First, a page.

Standing before a judge, seeking his release on bail, the alleged leader of Macon’s Money Over Everything street gang said he was a changed man.
“I turned my life over to Christ a month after I got incarcerated,” Sidney Raymond Sapp said during a Thursday hearing in Bibb County Superior Court.
Sapp, 24, is charged with rape, child molestation, statutory rape, pimping for a person under 18, trafficking of people for sexual servitude, and two counts of violating the Street Gang Terrorism and Prevention Act.
He was released from jail last year after serving time for voluntary manslaughter stemming from a Jones County case. He remains on probation.
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Sapp’s lawyer, Andre Crawford, said his client denies any wrongdoing and asked the judge to set a bond. Sapp has been held at the Bibb County jail since his arrest May 29.
The judge denied his request.
Sapp and Navon Christine Johnson, 22, are charged with prostituting a then-15-year-old girl against her will between Oct. 1, 2012, and Dec. 31, 2012.
Speaking at Thursday’s hearing, prosecutor DeShala Dixon said Sapp sometimes collected the money earned during the sexual encounters. At times, other gang members took money paid by the various men who had sex with the girl.
At one point, the MOE gang comprised 40 to 50 members and has since disbanded, Dixon said.
Sapp has admitted to being the group’s leader, she said.
Since last spring, 15 alleged members have been jailed in connection with assorted crimes in Bibb and Monroe counties, ranging from drug offenses to murder.
Marcus Roberts, Sidney Sapp’s uncle, said his nephew hasn’t been a part of the gang since 2012.
People who “claim MOE” are responsible for much of the crime attributed to the gang -- not Sapp, Roberts maintained.
“This is following him and he can’t get away from it,” he said.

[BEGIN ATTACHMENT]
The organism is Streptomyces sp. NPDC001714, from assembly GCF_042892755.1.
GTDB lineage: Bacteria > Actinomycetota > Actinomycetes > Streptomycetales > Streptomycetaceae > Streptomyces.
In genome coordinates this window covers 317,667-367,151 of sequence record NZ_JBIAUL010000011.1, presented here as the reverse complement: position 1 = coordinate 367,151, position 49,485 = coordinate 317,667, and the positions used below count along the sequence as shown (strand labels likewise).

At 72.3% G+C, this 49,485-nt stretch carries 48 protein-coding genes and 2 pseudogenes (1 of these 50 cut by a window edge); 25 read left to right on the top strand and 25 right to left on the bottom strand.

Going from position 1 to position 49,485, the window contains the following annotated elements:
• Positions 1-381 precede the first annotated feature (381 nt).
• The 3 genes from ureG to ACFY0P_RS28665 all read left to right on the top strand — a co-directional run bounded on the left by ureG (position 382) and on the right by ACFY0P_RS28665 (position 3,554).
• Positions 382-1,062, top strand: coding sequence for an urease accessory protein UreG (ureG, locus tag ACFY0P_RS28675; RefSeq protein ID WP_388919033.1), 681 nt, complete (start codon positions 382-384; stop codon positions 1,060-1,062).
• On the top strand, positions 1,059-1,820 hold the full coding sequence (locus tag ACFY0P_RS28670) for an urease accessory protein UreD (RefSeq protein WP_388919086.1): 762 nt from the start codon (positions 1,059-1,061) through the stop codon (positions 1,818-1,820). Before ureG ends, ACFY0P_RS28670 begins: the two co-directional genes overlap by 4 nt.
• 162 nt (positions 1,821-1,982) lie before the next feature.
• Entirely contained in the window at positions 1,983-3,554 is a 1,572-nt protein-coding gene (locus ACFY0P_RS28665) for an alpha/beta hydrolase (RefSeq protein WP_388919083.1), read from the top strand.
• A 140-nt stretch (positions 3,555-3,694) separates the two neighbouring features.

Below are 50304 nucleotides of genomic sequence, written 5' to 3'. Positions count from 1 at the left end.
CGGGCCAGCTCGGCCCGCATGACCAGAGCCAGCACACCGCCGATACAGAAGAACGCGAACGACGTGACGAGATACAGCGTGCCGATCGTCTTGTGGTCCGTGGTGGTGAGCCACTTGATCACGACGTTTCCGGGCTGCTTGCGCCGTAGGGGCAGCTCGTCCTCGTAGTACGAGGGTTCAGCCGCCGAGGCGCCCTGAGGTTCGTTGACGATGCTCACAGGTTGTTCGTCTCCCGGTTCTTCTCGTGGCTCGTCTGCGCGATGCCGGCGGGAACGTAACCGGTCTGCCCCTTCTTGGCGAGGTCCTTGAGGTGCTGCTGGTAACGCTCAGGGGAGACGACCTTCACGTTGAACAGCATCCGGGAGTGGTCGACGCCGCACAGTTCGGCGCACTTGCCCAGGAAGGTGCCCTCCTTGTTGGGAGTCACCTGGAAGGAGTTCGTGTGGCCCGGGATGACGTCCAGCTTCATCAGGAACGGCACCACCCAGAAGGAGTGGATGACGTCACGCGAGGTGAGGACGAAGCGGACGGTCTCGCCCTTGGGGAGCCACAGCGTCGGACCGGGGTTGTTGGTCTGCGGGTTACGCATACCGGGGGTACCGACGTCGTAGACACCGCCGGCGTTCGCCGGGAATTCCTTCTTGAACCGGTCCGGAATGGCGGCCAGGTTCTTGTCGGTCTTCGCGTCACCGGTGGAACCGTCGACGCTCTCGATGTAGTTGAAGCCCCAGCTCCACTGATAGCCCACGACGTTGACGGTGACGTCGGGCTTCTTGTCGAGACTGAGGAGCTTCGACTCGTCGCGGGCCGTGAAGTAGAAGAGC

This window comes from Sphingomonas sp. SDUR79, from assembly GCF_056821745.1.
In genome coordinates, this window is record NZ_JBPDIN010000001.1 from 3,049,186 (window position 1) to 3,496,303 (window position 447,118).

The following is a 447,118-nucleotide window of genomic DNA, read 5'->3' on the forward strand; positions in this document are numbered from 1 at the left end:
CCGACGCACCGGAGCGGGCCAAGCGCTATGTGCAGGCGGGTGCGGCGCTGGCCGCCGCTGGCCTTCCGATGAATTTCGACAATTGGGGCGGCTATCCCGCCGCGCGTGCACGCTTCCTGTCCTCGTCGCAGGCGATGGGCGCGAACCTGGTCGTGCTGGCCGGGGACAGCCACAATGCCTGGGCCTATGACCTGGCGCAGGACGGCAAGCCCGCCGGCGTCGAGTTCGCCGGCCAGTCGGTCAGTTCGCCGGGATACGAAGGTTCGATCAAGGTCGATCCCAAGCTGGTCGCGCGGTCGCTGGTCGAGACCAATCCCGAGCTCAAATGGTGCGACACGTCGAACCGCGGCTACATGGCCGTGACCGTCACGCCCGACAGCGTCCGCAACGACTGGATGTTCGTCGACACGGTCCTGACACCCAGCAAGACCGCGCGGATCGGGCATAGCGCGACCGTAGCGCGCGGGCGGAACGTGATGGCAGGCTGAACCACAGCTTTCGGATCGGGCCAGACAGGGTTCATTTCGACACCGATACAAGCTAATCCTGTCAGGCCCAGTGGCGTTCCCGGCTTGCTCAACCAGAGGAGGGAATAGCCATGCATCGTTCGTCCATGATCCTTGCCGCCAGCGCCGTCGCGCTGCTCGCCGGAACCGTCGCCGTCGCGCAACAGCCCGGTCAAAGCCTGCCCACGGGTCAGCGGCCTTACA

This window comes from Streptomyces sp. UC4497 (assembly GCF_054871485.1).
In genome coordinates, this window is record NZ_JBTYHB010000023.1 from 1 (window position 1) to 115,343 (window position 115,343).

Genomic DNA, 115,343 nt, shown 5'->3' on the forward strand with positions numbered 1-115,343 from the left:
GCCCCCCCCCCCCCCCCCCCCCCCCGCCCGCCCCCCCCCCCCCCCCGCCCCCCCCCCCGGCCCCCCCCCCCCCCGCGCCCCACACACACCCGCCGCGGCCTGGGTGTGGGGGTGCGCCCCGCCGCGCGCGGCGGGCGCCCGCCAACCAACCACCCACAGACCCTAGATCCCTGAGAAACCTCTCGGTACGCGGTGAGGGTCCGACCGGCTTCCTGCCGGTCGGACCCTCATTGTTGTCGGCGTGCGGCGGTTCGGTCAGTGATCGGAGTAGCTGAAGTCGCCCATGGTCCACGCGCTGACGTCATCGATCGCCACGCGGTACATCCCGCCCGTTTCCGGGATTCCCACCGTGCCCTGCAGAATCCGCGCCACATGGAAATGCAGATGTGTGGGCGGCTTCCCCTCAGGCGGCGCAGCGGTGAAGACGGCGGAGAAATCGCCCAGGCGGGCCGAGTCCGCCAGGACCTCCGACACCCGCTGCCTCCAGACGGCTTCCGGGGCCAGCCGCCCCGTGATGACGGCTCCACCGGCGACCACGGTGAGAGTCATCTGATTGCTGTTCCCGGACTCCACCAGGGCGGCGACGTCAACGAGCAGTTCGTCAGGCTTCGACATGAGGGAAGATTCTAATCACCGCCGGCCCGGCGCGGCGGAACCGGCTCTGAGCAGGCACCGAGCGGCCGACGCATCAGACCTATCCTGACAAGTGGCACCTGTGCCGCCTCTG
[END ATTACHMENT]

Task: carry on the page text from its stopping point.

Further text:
Sapp’s mother, two of his sisters and another woman are also charged in the alleged prostitution ring.
Roberts said Sapp, his sisters and his mother -- Roberts’ sister -- weren’t part of the alleged prostitution ring.
He alleges the ring was led by another man.
Crawford, Sapp’s lawyer, said Sapp was working in landscaping when he was arrested. Before that, he worked at Aerospace Dynamics. He has four children.
Gary Wilson said Sapp worked for his landscaping business about five days before his arrest. They first met about a year ago though Awakening Fires, a home-based apostolic church that also operates an outreach center in east Macon.
Sapp started attending one of the group’s churches in Macon’s Bloomfield neighborhood and then brought his family, Wilson said.
Wilson described Sapp as a “hard worker” and as a man who has “preached” and tried to minister to people he knew in the community.
“The guy that I’ve been reading about in the paper and the guy that was picked up, he’s not the Sid that I knew,” Wilson said.
He said the same of Sapp’s mother, 44-year-old Jerryetta Sapp, and his two sisters who have been charged.
“This family was willing to jump all in because they believed that they could have a different life. They believed they could have a transformed life through the Gospel,” Wilson said.
He admited he doesn’t know much about the family’s past, but he said Sapp had expressed remorse about his gang activities before he started attending Awakening Fires.
Recently, he felt a “calling” to be a minister, Wilson said.
When Sapp’s mother turned herself in, church services pretty much stopped. She had written a list of goals for her life. The church had been meeting at her house, Wilson said.
“Our home church has been arrested,” he said. “All my congregation is in jail.”
To contact writer Amy Leigh Womack, call 744-4398.